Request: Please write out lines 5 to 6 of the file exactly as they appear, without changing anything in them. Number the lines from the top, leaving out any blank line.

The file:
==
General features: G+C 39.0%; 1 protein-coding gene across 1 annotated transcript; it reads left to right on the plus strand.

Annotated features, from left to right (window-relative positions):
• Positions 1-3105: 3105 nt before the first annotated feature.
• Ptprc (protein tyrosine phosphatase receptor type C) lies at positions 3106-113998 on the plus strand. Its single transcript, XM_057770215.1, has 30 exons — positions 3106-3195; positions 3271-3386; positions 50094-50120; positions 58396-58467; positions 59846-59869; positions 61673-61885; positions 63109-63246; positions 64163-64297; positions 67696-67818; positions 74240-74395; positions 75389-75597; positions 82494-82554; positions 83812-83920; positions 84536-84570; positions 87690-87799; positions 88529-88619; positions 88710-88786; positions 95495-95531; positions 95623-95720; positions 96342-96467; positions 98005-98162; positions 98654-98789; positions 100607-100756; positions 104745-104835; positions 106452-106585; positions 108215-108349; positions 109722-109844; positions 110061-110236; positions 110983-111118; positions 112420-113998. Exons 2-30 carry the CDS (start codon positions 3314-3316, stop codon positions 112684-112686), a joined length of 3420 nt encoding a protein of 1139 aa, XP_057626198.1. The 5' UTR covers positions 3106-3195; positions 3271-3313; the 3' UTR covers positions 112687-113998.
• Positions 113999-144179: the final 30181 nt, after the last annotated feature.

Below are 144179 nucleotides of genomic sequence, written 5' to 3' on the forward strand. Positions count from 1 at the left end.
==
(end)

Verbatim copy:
• Positions 113999-144179: the final 30181 nt, after the last annotated feature.

Below are 144179 nucleotides of genomic sequence, written 5' to 3' on the forward strand. Positions count from 1 at the left end.